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Volume 12, issue 5 | Copyright
The Cryosphere, 12, 1615-1628, 2018
© Author(s) 2018. This work is distributed under
the Creative Commons Attribution 4.0 License.

Research article 04 May 2018

Research article | 04 May 2018

How dynamic are ice-stream beds?

Damon Davies1, Robert G. Bingham1, Edward C. King2, Andrew M. Smith2, Alex M. Brisbourne2, Matteo Spagnolo3, Alastair G. C. Graham4, Anna E. Hogg5, and David G. Vaughan2 Damon Davies et al.
  • 1School of GeoSciences, University of Edinburgh, Edinburgh, EH8 9XP, UK
  • 2NERC British Antarctic Survey, Cambridge, CB3 0ET, UK
  • 3School of Geosciences, University of Aberdeen, Aberdeen, AB24 3UF, UK
  • 4College of Life and Environmental Sciences, University of Exeter, Exeter, EX4 4RJ, UK
  • 5Centre for Polar Observation and Modelling, School of Earth and Environment, University of Leeds, Leeds, LS2 9JT, UK

Abstract. Projections of sea-level rise contributions from West Antarctica's dynamically thinning ice streams contain high uncertainty because some of the key processes involved are extremely challenging to observe. An especially poorly observed parameter is sub-decadal stability of ice-stream beds, which may be important for subglacial traction, till continuity and landform development. Only two previous studies have made repeated geophysical measurements of ice-stream beds at the same locations in different years, but both studies were limited in spatial extent. Here, we present the results from repeat radar measurements of the bed of Pine Island Glacier, West Antarctica, conducted 3–6 years apart, along a cumulative ∼60km of profiles. Analysis of the correlation of bed picks between repeat surveys shows that 90% of the bed displays no significant change despite the glacier increasing in speed by up to 40% over the last decade. We attribute the negligible detection of morphological change at the bed of Pine Island Glacier to the ubiquitous presence of a deforming till layer, wherein sediment transport is in steady state, such that sediment is transported along the basal interface without inducing morphological change to the radar-sounded basal interface. Given the precision of our measurements, the upper limit of subglacial erosion observed here is 500mma−1, far exceeding erosion rates reported for glacial settings from proglacial sediment yields, but substantially below subglacial erosion rates of 1.0ma−1 previously reported from repeat geophysical surveys in West Antarctica.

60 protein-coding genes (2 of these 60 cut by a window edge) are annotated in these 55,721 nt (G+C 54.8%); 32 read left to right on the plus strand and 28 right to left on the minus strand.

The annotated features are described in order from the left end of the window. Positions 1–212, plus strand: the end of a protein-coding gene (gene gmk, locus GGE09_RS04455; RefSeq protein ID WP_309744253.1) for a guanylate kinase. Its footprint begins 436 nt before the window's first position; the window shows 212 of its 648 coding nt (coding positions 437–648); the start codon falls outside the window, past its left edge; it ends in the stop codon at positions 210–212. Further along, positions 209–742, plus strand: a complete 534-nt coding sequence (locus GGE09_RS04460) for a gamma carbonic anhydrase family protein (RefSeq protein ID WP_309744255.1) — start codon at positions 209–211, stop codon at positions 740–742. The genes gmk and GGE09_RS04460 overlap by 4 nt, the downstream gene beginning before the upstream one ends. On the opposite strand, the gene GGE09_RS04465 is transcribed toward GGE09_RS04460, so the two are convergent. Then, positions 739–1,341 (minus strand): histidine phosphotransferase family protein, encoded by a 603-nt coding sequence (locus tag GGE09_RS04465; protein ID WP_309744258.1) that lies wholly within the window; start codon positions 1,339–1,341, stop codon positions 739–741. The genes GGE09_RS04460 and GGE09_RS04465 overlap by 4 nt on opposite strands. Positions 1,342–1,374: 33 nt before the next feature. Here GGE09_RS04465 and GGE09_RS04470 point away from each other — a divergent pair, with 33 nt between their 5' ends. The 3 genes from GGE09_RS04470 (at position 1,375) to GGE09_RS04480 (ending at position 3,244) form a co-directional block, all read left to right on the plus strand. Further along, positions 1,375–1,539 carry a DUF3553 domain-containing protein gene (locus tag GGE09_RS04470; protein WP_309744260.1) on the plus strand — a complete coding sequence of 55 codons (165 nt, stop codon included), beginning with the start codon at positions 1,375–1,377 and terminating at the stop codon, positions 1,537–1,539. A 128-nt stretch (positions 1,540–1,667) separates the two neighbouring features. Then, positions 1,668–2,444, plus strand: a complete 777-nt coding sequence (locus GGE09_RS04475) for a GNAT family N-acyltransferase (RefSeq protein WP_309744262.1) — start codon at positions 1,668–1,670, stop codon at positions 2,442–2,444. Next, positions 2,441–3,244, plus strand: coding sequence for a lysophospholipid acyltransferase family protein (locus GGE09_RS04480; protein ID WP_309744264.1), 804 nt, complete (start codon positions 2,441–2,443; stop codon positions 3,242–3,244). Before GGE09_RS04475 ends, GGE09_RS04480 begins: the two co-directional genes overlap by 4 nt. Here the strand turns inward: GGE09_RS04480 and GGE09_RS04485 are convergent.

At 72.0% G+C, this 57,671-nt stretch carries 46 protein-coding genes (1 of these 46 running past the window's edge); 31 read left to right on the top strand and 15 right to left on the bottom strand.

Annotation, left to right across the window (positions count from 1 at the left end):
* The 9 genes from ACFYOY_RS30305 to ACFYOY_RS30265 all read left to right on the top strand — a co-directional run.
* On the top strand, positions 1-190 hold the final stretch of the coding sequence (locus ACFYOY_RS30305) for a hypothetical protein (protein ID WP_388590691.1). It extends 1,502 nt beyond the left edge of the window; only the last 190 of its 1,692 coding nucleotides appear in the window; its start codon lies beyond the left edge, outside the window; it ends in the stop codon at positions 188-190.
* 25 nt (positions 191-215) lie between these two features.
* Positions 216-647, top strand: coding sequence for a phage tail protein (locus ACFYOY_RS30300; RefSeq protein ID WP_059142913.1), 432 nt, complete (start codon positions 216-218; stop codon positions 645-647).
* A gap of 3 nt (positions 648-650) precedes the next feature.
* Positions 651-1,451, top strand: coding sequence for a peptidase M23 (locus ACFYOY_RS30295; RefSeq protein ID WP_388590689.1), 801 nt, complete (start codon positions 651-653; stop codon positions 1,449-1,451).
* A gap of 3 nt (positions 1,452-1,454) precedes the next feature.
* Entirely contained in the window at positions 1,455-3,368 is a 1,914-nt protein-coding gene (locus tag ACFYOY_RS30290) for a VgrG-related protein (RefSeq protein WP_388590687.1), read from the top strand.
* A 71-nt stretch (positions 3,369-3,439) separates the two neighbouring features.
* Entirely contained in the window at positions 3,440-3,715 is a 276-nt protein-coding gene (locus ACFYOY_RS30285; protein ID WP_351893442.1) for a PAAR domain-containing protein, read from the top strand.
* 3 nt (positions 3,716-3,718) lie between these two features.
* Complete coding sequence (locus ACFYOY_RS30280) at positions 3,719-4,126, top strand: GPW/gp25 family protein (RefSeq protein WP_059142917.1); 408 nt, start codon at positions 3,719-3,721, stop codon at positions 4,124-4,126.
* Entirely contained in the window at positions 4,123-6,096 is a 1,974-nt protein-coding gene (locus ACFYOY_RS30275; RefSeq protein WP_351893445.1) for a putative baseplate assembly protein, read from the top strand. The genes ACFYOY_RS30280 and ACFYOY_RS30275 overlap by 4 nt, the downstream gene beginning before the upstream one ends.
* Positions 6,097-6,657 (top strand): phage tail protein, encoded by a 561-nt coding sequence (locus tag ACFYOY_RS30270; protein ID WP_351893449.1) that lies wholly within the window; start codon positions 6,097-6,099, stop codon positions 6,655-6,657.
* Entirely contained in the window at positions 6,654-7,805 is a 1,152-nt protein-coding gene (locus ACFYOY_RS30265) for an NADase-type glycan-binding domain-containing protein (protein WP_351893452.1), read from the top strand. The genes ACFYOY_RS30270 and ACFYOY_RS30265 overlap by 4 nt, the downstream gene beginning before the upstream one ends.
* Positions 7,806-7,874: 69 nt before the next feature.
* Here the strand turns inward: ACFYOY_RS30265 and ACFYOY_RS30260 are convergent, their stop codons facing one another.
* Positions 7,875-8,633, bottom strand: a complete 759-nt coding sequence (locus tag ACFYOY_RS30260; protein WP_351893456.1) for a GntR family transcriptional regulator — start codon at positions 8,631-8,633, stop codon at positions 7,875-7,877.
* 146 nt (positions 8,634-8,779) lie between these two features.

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Short summary
This paper investigates the dynamics of ice stream beds using repeat geophysical surveys of the bed of Pine Island Glacier, West Antarctica; 60 km of the bed was surveyed, comprising the most extensive repeat ground-based geophysical surveys of an Antarctic ice stream; 90 % of the surveyed bed shows no significant change despite the glacier increasing in speed by up to 40 % over the last decade. This result suggests that ice stream beds are potentially more stable than previously suggested.
This paper investigates the dynamics of ice stream beds using repeat geophysical surveys of the...